English Lesson: “Disinterested” vs. “Uninterested”

One of my concerns here in Fox and Hedgehog land is language.  Language matters, because language expresses and enables thought.  The right words used in the right way can help us express exactly what we want to express.  One of our occasional features here on the Hedgeblog will be about the proper use of words; I want to help you avoid the mistake of using one word when you ought to use another.  In our first installment, I’m talking about the words “uninterested” and “disinterested.”  What’s the difference?


Today, people often use the word “disinterested” when what they really mean is “uninterested.”  The two words should not be interchangeable: disinterest means something different than uninterest.  Disinterest does not mean a lack of interest or curiosity; rather, a disinterested party is one that is impartial, that has no stake or interest in the argument.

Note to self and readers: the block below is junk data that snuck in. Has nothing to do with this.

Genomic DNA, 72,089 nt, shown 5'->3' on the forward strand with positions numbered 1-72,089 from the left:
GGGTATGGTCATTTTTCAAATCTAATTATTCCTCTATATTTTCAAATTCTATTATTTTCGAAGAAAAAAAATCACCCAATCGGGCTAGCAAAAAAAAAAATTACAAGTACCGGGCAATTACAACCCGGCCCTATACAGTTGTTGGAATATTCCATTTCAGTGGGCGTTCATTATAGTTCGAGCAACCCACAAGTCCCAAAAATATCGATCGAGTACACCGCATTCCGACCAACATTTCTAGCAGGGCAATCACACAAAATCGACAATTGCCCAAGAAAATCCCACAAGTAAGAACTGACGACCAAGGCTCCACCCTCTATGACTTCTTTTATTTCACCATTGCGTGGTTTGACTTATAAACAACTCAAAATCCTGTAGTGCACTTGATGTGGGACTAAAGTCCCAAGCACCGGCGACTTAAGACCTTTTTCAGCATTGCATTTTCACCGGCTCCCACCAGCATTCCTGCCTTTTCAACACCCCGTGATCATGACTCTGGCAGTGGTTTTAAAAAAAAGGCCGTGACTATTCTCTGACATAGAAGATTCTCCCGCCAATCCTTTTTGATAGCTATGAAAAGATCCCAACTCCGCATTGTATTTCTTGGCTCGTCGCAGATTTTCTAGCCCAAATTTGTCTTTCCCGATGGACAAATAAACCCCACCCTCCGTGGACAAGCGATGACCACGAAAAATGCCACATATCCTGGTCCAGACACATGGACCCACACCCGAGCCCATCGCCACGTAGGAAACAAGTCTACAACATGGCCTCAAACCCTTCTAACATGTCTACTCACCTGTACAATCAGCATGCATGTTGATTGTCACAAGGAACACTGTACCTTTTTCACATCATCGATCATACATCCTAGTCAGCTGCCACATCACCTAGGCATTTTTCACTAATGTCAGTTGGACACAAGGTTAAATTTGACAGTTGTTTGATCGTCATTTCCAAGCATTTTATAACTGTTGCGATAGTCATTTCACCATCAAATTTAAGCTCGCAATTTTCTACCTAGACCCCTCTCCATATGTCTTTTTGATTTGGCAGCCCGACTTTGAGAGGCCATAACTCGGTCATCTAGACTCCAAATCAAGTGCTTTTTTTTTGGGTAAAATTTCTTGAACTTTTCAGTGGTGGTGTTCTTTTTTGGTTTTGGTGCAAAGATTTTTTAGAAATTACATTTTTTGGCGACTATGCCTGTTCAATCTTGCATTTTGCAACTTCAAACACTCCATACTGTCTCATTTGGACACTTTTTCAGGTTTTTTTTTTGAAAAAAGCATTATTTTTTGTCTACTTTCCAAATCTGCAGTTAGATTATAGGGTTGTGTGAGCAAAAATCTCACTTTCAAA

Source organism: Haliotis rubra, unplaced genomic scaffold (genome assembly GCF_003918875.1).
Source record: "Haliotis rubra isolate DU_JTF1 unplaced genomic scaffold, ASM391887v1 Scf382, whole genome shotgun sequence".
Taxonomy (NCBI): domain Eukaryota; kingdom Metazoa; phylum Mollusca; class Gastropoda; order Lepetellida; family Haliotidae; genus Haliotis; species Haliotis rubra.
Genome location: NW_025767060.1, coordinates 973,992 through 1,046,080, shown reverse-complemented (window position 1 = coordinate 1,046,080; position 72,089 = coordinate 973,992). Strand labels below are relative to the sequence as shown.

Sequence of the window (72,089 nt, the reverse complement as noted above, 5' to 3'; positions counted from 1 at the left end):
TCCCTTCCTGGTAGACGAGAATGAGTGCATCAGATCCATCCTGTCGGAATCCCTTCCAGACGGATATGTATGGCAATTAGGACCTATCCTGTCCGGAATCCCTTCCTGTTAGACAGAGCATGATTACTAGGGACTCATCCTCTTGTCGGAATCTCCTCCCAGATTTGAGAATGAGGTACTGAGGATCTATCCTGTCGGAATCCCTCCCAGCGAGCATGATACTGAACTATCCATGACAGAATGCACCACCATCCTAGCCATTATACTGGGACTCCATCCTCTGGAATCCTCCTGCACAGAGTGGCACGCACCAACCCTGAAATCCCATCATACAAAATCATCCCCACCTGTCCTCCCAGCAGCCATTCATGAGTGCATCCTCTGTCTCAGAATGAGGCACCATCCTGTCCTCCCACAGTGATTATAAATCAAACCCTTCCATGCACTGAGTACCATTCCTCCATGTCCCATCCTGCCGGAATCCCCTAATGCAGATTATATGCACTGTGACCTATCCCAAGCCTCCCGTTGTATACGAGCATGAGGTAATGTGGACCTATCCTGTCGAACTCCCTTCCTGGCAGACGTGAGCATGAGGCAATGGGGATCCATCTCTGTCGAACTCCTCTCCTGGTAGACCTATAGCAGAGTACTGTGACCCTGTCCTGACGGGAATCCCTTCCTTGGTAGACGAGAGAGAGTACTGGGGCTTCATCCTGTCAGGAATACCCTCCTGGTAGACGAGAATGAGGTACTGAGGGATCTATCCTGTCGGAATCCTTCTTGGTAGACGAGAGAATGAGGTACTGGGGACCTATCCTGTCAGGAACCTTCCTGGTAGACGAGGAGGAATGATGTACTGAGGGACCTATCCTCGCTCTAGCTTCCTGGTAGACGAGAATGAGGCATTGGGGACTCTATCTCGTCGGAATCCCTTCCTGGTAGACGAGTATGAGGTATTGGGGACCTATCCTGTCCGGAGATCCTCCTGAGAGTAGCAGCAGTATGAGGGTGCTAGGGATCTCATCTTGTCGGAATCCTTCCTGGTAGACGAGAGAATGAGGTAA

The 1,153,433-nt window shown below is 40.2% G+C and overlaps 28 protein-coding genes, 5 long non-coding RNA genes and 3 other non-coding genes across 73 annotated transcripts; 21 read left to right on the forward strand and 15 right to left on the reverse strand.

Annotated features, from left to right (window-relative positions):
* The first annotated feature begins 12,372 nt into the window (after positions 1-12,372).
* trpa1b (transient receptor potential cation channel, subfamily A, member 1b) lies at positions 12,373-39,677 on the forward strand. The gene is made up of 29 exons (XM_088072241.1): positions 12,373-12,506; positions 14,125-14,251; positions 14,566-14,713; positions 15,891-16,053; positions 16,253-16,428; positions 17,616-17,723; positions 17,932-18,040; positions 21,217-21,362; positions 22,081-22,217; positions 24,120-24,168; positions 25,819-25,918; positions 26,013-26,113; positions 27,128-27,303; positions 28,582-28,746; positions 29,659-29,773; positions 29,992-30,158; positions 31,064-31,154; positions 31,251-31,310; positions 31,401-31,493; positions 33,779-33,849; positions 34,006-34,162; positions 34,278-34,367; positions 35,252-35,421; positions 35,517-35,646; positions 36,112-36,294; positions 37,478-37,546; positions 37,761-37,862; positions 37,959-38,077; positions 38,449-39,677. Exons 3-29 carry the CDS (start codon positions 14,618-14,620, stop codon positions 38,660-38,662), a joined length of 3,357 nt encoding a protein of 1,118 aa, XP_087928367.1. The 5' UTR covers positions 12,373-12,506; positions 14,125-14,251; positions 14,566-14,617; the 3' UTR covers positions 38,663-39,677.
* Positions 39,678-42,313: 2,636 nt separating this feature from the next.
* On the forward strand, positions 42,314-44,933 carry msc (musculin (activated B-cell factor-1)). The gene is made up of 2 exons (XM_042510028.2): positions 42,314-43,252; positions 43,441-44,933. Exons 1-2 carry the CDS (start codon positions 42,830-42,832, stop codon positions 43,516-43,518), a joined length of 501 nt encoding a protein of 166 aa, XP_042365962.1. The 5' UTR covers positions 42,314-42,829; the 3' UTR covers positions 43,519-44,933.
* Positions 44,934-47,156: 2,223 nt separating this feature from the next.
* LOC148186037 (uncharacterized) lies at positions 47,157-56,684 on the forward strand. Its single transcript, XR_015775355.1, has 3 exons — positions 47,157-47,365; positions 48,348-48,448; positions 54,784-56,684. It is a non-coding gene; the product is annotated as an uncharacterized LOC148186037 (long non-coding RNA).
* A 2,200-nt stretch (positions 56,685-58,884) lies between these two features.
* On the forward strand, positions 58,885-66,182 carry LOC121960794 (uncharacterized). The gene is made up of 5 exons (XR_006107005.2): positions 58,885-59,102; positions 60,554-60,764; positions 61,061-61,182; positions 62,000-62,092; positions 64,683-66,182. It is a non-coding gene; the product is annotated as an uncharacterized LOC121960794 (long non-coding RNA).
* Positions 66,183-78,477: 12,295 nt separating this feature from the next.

So, e.g., I am uninterested in the outcome of The Bachelorette: i.e., I don’t care and I don’t want to care.

To cite another example: a judge in a courtroom should be disinterested but not uninterested.

Make sense?

Hillary Clinton and James Comey

FBI Director James Comey was clearly not uninterested in Hillary Clinton’s emails; a better question: was Director Comey disinterested?

See why language matters?



I’m not picking on the Democrats; I don’t know anything about indictments and security clearances and the like–the Clinton email example is just one picked from today’s headlines.




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